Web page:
Tuesday, June 22, 2010

Writing and Rejection

Stephen King was once told that his kind of writing does not sell. John le Carre was described as a writer who "has no future." Gone with the Wind was rejected thirty-eight times. After dozens of rejections, J. K. Rowling's first Harry Potter book finally found a small UK publisher willing to consider it only at the urging of the CEO's eight-year-old daughter.

Writers and rejection go hand in hand. How we deal with it can determine whether we achieve success, however we define it. But one thing is certain:  no one succeeds who stops trying.

Perhaps the first rejection is the hardest. It dispels the dream of being another Daniel Nava who, on June 12, hit a grand slam home run off of his first major-league pitch. But just because we don't hit a grand slam in our first at bat does not mean we never will.

Sometimes rejection can be a good thing--just as pruning can be good for a bush. It can encourage growth. Many authors have a half-dozen abandoned manuscripts in a drawer before they sell one, but rejection of earlier works could be the motivator the writer needed to do better with each subsequent effort.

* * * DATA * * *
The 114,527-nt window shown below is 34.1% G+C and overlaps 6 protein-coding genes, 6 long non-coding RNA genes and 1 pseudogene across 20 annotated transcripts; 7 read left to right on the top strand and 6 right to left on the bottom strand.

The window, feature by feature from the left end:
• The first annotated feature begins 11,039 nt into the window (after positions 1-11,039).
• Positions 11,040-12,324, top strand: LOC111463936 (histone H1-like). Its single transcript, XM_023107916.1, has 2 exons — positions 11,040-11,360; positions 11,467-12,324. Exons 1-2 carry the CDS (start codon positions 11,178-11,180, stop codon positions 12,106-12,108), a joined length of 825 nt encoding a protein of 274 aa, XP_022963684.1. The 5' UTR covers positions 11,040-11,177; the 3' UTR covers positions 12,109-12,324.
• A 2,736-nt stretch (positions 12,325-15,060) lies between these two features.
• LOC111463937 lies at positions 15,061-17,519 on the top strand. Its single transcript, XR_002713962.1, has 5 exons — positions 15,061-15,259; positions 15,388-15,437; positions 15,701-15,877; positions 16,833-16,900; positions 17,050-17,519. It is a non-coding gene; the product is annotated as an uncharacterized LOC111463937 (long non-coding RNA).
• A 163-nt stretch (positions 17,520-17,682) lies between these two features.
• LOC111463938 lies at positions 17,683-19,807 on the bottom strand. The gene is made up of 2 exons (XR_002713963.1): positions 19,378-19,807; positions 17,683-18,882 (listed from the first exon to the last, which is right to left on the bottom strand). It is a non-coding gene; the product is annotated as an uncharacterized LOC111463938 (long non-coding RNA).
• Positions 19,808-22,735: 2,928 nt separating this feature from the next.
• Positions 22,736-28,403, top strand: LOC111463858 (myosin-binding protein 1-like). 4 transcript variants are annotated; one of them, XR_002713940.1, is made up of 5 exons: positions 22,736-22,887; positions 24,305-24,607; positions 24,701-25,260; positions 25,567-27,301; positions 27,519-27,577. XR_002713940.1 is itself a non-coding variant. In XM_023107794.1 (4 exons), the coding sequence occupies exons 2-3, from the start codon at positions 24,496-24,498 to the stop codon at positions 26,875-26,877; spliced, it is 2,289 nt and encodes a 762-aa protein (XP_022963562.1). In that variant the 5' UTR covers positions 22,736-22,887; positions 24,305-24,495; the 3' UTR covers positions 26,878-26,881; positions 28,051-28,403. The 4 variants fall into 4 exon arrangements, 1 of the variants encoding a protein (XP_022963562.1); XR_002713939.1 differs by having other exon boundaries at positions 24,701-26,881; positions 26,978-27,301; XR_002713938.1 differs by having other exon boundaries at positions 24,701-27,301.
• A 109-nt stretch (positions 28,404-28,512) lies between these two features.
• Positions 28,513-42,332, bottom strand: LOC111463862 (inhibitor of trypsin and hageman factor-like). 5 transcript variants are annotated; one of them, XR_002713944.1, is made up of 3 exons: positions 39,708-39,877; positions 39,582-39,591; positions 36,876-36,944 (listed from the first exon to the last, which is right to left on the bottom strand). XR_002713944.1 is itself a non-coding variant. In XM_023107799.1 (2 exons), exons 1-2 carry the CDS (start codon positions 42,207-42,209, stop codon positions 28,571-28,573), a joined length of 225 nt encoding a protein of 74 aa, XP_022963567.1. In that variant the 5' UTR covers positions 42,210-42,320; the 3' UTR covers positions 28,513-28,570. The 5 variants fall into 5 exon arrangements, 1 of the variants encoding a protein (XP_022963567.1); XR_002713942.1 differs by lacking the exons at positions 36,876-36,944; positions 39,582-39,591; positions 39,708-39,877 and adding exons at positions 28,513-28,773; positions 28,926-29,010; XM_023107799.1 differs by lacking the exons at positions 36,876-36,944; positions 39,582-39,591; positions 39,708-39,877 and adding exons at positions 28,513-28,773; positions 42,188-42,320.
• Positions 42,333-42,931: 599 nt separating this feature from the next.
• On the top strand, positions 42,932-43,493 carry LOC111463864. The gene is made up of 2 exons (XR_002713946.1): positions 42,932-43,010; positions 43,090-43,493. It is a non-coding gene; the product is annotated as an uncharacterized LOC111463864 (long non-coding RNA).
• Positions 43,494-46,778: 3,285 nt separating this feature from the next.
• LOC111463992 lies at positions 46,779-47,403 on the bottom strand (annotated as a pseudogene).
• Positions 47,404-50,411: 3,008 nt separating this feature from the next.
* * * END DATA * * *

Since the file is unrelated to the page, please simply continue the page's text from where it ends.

Some writers feel like giving up after a few rejection letters. Why, they reason, should they expose their egos to further bruising? It would be easier if we learned to expect rejection while still hoping for acceptance--a hard balance, but one that would help when the inevitable rejection occurs. Rejection is not really about the author; it is just about the work. It's not personal, but it still feels that way.

I am not arguing that rejection is not discouraging. There is an often-repeated story that Stephen King threw away his manuscript of Carrie because he was so discouraged by repeated rejection. Supposedly it was his wife who rescued it from the trash. It helps to have people who believe in us--but we must also believe in ourselves.

The higher we set our goals, the harder it can be to reach them--and the longer it can take. But we're only letting ourselves down if we let a little failure keep us from continuing to try. 

So, when we get a rejection, we should try to look upon it as a disappointment, but not a failure. And we should keep going--keep striving. For that is the only way we can truly succeed.

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